Warren off and running as Obama adviser

Elizabeth Warren has spent her first days as President Obama’s consumer financial adviser asking industry and other groups to partner with her on new regulations.

Warren, the Harvard law professor and outspoken champion of the new Consumer Financial Protection Bureau (CFPB), has met with or reached out to dozens of lobbying groups, consumer advocates and others since she was named to her position on Friday.

ADVERTISEMENT
On Wednesday, she stopped by a conference of the National Association of Federal Credit Unions (NAFCU), where she introduced herself and mentioned that she is a longtime member of a credit union.

“I know this is a time of great anxiety for everybody in financial services — we’re about to see a lot of changes,” Warren said in brief remarks. “I believe that if we work together we can make this a new day that works for families and works for credit providers ... I’m here, I hope, so that we can work in partnership.”

Warren is an assistant to Obama and special adviser to Treasury Secretary Timothy Geithner. Obama avoided a difficult confirmation battle by naming Warren to the two advisory positions instead of nominating her as a full-time head of the agency, which would have required Senate confirmation.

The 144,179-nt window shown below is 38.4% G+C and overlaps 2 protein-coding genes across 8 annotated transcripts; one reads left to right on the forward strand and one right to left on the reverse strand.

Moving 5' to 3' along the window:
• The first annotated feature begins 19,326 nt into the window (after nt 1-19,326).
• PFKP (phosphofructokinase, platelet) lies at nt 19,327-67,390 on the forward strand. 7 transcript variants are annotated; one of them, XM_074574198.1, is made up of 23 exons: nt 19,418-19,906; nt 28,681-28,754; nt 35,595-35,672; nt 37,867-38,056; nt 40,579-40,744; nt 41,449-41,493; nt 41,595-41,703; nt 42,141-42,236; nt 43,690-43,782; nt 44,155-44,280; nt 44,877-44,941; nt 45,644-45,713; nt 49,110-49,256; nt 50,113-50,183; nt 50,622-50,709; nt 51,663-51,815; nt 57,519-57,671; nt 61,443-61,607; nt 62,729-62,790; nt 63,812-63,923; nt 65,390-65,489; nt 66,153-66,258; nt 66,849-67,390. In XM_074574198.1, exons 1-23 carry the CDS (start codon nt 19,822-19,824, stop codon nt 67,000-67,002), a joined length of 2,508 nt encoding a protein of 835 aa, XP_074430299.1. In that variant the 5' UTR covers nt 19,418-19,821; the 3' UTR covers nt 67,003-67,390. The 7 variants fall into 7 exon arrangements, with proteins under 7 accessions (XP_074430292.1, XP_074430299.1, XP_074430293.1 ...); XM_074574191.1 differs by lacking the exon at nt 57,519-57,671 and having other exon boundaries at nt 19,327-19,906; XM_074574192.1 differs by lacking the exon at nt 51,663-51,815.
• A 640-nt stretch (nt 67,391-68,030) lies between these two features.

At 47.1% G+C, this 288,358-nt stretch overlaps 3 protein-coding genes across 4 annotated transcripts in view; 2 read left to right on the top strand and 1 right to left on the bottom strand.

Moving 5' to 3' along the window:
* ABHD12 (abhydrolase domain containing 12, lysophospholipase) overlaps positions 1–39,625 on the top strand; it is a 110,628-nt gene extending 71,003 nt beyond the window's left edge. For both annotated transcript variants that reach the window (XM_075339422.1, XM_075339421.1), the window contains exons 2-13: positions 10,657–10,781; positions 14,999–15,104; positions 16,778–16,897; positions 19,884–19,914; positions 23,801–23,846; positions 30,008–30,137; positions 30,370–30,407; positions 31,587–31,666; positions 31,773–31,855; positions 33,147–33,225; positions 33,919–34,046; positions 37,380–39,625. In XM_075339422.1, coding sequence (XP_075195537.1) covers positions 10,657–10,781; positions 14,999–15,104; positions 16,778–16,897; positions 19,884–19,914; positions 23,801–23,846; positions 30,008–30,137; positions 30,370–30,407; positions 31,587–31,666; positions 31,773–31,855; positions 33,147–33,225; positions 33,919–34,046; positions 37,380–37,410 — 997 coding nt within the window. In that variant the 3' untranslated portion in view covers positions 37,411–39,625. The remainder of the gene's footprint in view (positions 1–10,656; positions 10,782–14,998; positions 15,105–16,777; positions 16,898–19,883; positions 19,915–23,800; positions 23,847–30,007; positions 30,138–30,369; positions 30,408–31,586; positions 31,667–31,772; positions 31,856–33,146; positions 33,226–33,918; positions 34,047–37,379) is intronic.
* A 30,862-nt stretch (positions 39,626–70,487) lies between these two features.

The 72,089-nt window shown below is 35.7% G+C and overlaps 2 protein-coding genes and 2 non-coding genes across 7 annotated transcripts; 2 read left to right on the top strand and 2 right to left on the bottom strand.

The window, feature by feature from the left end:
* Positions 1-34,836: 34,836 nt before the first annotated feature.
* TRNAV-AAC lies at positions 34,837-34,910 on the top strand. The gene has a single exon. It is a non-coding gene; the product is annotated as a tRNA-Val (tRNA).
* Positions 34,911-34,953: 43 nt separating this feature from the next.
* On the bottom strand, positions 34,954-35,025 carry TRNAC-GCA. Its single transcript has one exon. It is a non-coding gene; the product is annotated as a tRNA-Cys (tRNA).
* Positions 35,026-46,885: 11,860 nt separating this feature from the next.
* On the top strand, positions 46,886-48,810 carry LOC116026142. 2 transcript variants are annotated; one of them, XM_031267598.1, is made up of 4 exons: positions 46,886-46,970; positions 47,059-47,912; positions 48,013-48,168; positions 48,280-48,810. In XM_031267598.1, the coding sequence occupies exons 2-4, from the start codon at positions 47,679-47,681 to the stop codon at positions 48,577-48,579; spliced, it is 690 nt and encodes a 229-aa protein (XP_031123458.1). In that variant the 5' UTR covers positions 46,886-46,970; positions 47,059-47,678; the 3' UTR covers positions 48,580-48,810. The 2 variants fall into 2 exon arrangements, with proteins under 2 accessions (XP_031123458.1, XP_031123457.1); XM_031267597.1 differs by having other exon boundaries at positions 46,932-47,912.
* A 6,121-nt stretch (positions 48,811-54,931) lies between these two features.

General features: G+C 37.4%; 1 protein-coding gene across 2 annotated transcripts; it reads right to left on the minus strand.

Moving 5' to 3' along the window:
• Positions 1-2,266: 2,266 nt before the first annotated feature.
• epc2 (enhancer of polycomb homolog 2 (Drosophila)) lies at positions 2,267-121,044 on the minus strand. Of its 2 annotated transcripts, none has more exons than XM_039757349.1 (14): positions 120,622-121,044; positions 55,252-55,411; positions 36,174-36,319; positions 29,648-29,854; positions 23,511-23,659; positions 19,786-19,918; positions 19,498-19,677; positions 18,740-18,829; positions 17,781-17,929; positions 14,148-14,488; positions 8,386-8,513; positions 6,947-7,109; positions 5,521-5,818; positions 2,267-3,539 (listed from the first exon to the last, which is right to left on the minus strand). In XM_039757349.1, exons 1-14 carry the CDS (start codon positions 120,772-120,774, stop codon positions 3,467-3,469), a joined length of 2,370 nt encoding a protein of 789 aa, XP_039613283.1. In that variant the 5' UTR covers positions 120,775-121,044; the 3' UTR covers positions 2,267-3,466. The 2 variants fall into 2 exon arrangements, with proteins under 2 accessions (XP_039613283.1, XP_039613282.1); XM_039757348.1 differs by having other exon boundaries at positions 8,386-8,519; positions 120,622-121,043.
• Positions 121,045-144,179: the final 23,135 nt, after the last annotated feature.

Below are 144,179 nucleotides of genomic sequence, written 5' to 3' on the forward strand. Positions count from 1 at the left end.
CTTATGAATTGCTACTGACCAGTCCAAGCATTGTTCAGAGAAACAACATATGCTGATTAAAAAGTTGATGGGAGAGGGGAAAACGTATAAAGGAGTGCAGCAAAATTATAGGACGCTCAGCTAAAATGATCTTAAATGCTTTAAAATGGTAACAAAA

Since Friday, Warren has also talked with Ed Yingling, president of the American Bankers Association, held a private meeting with Bill Cheney, head of the Credit Union National Association (CUNA), and met with nearly 30 lobbyists and industry representatives at a forum.

She is scheduled to be the dinner speaker next Wednesday at the Financial Services Roundtable and has reached out to the Financial Services Forum, a group of 19 CEOs of large financial firms.

Warren also met with the ABA and representatives from the credit card industry as part of a meeting planned earlier between the association and the Treasury Department.

Many financial lobbying groups, particularly those of large banks, loudly opposed the consumer agency during more than a year of congressional debate. The groups argued the new office would overreach in its regulation of financial products and increase costs on the financial industry.

Warren was a constant presence during the congressional debate, arguing that the agency was needed to improve regulation of home loans, credit cards and other products.

Warren said Wednesday the agency would help “level the playing field” not only between consumers and lenders but also between different types of lenders.

She said the financial system has become “badly out of whack” in recent decades. The agency is expected to be set up by mid-2011 and will have an annual budget in excess of $400 million.